Within and adjacent to the old borders of the City of London - the Square Mile there are around 50 churches, in various states of accessibility and of a range of ages from bits of Norman and medieval through to the multitudinous Wren churches, some alterations and new ones in the 18th century, a crop of 19th century Victorian churches, and the modern rebuilds and replacements particularly after the devastation wrought in the area by the Second World War.
Further down this page are links to the various City Churches whose monuments and sculpture are described on this site. This site, with its emphasis on sculpture, does not have much to say on the complex history of the City Churches, but we should note at least that most of the existing buildings are on the sites of previous churches, sometimes a series of them, and we know that even some of those were built on the sites of temples from the ancient world.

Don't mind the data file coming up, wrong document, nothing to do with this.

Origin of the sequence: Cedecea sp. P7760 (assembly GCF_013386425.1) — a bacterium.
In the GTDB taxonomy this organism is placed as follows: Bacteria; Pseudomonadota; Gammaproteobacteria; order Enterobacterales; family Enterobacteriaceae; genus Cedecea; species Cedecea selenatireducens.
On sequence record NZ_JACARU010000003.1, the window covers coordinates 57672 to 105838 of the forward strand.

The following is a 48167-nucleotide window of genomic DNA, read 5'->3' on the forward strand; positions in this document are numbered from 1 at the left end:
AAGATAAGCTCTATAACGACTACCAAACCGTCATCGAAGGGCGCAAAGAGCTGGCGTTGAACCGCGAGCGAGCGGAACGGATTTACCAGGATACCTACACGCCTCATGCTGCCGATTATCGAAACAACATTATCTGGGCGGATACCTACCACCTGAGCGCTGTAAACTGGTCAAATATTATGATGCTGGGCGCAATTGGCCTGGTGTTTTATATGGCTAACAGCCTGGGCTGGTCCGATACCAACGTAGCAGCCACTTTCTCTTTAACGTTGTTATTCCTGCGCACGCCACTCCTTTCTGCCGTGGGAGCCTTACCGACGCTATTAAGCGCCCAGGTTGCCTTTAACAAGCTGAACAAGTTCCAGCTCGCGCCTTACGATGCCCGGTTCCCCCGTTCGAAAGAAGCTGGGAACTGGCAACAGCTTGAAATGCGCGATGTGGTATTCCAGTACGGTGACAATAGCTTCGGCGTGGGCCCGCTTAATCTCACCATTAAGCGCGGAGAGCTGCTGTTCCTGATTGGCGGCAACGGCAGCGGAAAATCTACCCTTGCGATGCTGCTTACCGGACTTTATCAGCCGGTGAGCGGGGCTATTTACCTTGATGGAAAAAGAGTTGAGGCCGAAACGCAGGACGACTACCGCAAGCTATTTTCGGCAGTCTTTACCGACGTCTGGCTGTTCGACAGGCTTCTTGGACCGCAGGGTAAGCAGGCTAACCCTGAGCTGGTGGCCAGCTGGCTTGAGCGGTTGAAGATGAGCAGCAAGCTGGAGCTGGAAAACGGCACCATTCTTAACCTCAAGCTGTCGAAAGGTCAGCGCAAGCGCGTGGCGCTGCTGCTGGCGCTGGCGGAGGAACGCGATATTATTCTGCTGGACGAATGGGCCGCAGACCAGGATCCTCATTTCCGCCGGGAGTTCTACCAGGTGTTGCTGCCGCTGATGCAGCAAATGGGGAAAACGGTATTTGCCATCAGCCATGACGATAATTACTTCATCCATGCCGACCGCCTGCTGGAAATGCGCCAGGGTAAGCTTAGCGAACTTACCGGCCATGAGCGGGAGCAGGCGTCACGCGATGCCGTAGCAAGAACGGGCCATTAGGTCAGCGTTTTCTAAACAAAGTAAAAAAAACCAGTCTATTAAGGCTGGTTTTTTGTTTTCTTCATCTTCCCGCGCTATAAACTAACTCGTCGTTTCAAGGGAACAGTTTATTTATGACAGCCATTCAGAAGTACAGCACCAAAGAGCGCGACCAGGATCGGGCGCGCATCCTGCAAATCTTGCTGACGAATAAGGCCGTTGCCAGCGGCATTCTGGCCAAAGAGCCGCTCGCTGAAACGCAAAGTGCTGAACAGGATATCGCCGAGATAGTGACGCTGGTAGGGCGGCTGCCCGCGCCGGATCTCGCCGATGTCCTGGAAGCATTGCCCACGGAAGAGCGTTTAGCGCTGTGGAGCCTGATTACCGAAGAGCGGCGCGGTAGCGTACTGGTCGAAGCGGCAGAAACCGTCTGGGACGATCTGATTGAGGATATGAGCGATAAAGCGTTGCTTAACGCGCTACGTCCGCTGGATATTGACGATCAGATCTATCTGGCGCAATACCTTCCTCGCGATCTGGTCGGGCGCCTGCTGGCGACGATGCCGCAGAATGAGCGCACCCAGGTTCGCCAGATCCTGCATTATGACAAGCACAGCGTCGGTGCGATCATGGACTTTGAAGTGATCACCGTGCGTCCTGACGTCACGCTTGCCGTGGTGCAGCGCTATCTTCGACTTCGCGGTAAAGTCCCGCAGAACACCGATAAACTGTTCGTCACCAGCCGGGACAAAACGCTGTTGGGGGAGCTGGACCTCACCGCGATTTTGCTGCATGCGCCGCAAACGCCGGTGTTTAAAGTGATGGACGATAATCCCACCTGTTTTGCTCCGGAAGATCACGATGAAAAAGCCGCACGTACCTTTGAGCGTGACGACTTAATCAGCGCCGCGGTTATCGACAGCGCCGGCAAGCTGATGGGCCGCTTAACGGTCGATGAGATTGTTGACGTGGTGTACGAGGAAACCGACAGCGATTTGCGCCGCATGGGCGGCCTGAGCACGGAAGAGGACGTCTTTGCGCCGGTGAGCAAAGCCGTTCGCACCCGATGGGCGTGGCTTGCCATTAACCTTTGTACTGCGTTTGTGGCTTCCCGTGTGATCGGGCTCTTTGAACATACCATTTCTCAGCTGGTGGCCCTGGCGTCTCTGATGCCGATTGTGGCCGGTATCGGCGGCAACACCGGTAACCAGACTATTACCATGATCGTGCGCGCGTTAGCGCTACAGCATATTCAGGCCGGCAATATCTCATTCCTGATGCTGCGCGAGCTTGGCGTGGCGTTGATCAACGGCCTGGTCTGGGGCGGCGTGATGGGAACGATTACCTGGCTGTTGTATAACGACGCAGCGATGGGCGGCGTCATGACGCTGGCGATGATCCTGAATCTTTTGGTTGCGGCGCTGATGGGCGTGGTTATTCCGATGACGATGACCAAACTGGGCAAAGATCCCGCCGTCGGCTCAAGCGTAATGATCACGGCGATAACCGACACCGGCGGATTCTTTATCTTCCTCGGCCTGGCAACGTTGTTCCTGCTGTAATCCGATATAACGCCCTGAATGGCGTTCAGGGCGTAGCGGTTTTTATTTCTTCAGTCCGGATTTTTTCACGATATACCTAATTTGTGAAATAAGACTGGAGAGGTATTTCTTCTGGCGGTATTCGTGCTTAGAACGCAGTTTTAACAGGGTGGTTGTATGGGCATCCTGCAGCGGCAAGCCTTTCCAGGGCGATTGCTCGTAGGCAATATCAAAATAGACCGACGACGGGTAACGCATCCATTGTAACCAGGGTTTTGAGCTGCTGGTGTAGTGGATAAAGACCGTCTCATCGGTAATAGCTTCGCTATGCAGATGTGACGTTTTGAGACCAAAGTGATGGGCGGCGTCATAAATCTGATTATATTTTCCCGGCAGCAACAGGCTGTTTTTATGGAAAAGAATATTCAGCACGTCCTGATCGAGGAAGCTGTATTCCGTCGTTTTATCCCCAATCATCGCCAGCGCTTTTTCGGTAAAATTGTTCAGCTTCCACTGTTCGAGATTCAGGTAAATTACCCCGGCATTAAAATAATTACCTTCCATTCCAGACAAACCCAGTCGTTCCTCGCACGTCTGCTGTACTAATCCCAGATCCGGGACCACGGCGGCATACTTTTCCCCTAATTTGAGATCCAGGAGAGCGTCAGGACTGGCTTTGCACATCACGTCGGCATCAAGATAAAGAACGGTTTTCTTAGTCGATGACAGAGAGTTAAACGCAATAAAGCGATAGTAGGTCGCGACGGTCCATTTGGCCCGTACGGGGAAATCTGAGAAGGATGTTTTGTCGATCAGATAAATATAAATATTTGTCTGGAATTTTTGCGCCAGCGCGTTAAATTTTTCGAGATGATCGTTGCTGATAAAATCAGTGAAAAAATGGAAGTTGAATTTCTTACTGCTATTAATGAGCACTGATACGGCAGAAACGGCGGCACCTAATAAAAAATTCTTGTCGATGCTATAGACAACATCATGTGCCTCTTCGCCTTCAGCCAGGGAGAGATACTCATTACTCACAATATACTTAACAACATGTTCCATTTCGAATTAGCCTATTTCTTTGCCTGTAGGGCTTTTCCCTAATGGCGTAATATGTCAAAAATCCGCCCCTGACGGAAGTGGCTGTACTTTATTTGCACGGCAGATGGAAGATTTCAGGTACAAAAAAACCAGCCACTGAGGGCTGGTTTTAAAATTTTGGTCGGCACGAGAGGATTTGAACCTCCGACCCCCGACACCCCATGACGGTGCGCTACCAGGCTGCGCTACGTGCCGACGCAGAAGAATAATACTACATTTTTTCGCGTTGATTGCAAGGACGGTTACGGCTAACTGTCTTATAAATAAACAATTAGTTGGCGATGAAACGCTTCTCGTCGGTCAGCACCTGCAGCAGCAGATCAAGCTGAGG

Very little survives in City Churches from Norman times above all in the Temple Church off Fleet Street and St Bartholomew the Great and much of the medieval work was swept away first in the dissolution of the Monasteries in the time of Henry VIII, when although some priory churches became parish churches, many were lost. The Great Fire of 1666 of course destroyed most of the churches in its path. In some cases Christopher Wrens 50-odd rebuilds started from scratch, in others he was able to use the foundations and maintain the shape of the older churches, or keep a tower or walls. The 18th Century saw some further collapses and rebuilds, and the town planning of the Victorian era witnessed further rebuilding as a few churches were moved or pulled down for road widening or to make room for municipal buildings fit for the capital of an expanding and increasingly wealthy capital city. There was also much by way of restoration, sometimes sensitive, elsewhere not as ever, the Victorians were (rightly) supremely confident in the excellence of their craftsmanship and design, and although they produced much which was beautiful and splendid, also changed much which a later generation might have chosen to preserve. All the way through the later centuries, too, we must be mindful of the changing population, first growing but then moving outwards, as the City became more of a place of great commercial enterprises, but less of a place to live and hence with less need for churches. With the commerce also came the great pressure on use of land, so that a church considered superfluous when there were so many nearby was always going to be at risk. In the 20th Century, the bombing of World War II led to many churches being utterly destroyed, ruined, or with their roofs gone and their interiors burnt out some were imaginatively restored, mostly in the 1950s, others were not.